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Unlock Brain Potential to Protect Against Decline

Our brain is probably the most neglected, abused and poorly understood organ in the body. While sports concussions and Alzheimer's awareness are at an all-time high, many of us fail to protect our brain from potentially reversible decline.

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Monday, August 17, 2020

Our brain is probably the most neglected, abused and poorly understood organ in the body. While sports concussions and Alzheimer's awareness are at an all-time high, many of us fail to protect our brain from potentially reversible decline.


The No. 1 cause of cognitive decline is not Alzheimer's, a condition 13 percent of us will develop, nor the millions of traumatic brain injuries reported each year. One of the leading causes of diminishing cognitive capacity is healthy people letting their brain lose ground.


Fortunately, it does not have to be that way. There are a number of actions people can take to maintain and support life-long cognitive capacity in the absence of disease.


Research shows that the brain is inherently changeable throughout life. Just as lifestyle interventions can spur weight loss and decrease bad cholesterol, we now know that implementing healthy brain habits can improve neuron nourishing brain blood flow and strengthen weakened connections between brain regions producing positive cognitive change.


While our ability to improve brain health is becoming more widespread in the neuroscience community, the general public is still largely unaware of pivotal steps that can be taken to make the brain more resilient to decline or injury and regenerate after cognitive losses.


We want that to inspire individuals to "change their mind" through healthy thinking habits. That is why the Center for BrainHealth at The University of Texas at Dallas team is eager to announce that we have broken new ground on our Brain Performance Institute, the first facility of its kind dedicated to translating and implementing scientifically validated findings about brain health discoveries into practice. The building will not be an acute treatment facility, but a place where people can go to enhance brain performance.


Chancellor William H. McRaven of the University of Texas System best posed the question our research seeks to answer during our momentous groundbreaking ceremony last week. "How can we as individuals, as a state, as a society learn to think better and in thinking better become happier, more productive, more competitive and ultimately more successful?"


"Right here in Dallas, I believe we are on the cusp of the next great revolution, a revolution in brain health. My hope and my belief is that 40 years from now we will have made improvements in brain health of the same order of magnitude that we made in physical fitness," McRaven said.


"In 1968, the year that Dr. [Kenneth] Cooper published his best seller Aerobics, only 100,000 people in America were jogging, only 100,000. Now there are more than 30 million Americans who run for fitness and good health. The physical fitness revolution changed the way America thought about exercise. As a society we now understand the link between cardiovascular fitness and health," he explained. "We're going to know a lot more about how to take care of our brains. We are going to need it, because thanks in part to the physical fitness revolution, people are living longer. To make the most of the years we have, we need to make sure that brain fitness catches up with physical fitness. And I'm convinced it's going to happen and I am here to state in no uncertain terms that The University of Texas System intends to lead this new revolution to benefit our state, our country and the world."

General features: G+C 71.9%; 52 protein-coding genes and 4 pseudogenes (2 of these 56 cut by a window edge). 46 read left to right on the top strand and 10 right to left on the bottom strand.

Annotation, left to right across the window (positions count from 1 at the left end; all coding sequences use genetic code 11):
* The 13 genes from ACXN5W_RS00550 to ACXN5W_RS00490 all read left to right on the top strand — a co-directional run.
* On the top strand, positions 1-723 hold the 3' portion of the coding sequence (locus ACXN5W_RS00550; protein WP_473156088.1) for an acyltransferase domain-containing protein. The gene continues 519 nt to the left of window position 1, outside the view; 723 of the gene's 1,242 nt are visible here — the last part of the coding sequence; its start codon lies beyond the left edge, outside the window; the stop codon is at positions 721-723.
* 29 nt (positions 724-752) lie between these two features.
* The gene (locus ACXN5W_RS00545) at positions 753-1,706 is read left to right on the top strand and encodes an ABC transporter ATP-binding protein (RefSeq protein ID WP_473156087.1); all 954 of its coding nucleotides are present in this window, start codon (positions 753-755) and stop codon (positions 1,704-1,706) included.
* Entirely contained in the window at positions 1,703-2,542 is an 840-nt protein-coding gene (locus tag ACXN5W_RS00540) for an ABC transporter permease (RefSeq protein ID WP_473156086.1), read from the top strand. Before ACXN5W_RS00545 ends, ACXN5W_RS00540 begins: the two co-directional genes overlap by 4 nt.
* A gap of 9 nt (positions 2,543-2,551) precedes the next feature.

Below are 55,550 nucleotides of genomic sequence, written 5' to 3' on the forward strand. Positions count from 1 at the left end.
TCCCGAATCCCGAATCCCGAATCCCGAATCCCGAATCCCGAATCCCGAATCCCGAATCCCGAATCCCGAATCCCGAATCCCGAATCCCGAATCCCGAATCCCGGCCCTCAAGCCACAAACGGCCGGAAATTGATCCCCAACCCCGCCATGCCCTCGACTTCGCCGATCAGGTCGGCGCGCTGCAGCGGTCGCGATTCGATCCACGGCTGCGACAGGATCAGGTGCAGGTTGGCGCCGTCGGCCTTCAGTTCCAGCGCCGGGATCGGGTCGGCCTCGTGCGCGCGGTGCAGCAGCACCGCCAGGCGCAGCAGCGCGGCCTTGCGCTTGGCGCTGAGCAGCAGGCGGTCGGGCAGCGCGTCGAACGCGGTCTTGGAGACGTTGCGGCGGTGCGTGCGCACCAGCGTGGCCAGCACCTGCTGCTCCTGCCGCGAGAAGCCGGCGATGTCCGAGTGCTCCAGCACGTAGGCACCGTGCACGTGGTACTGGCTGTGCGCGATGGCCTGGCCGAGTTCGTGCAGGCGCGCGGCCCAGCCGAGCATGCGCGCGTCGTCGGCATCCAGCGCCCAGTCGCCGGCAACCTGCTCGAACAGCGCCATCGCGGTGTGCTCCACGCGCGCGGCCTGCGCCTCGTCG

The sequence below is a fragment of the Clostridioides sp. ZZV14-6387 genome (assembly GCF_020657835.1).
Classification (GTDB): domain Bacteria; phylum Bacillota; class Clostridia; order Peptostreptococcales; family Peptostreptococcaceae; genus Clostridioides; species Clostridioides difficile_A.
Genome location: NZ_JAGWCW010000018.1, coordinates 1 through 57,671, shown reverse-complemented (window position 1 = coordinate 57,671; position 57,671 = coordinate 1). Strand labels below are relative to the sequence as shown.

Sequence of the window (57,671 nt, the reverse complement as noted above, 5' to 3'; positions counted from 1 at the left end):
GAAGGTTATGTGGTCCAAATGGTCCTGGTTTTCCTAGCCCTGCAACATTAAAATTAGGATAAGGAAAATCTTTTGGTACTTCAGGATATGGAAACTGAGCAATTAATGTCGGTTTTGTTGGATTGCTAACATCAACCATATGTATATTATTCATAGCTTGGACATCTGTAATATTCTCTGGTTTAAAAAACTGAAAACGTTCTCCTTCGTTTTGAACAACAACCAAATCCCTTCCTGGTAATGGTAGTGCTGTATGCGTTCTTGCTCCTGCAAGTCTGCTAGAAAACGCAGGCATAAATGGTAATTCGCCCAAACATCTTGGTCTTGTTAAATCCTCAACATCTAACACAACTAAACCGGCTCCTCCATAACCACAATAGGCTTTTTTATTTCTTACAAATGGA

Randomized clinical trials have shown this training yields significant benefits, including:


• As much as a 25 percent increase in reasoning among middle school students in poverty.


• An 18 percent improvement in increased memory for facts for middle school students, regardless of socioeconomic status.


• Up to a 12 percent increase in brain blood flow, which is a promising metric of brain health fitness.


• Up to a 60 percent decrease in depressive symptoms in individuals who have experienced a traumatic brain injury.


That success is just the beginning. We are continuing our research with an eye toward increasing brain plasticity using directed cortical stimulation or drug agents combined with cognitive reasoning training. Our work to improve brain health fitness for all never stops.


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Historically it can take at least 20 to 40 years before scientific exploration and discoveries trickle down to applications and medical practices that improve people's lives.


We think that is not fast enough.


Twenty years is too long for senior citizens or for those struggling to maintain brain function in the earliest stages of Alzheimer's. It is too long for our military service members trying to re-integrate into society after suffering a traumatic brain injury and/or post-traumatic stress disorder. And it is too long for teens who are having trouble in school and need to be equipped with the innovative learning skills to solve the complexity of the world's problems tomorrow.


Our goal for the new Brain Performance Institute is to transform the way we take action toward advancing the health of our most valuable organ. Our goal is to hasten the day all Americans have access to the information, techniques and treatments they need to harness the tremendous potential of their own brains. A rich potential that we have not even begun to tap.

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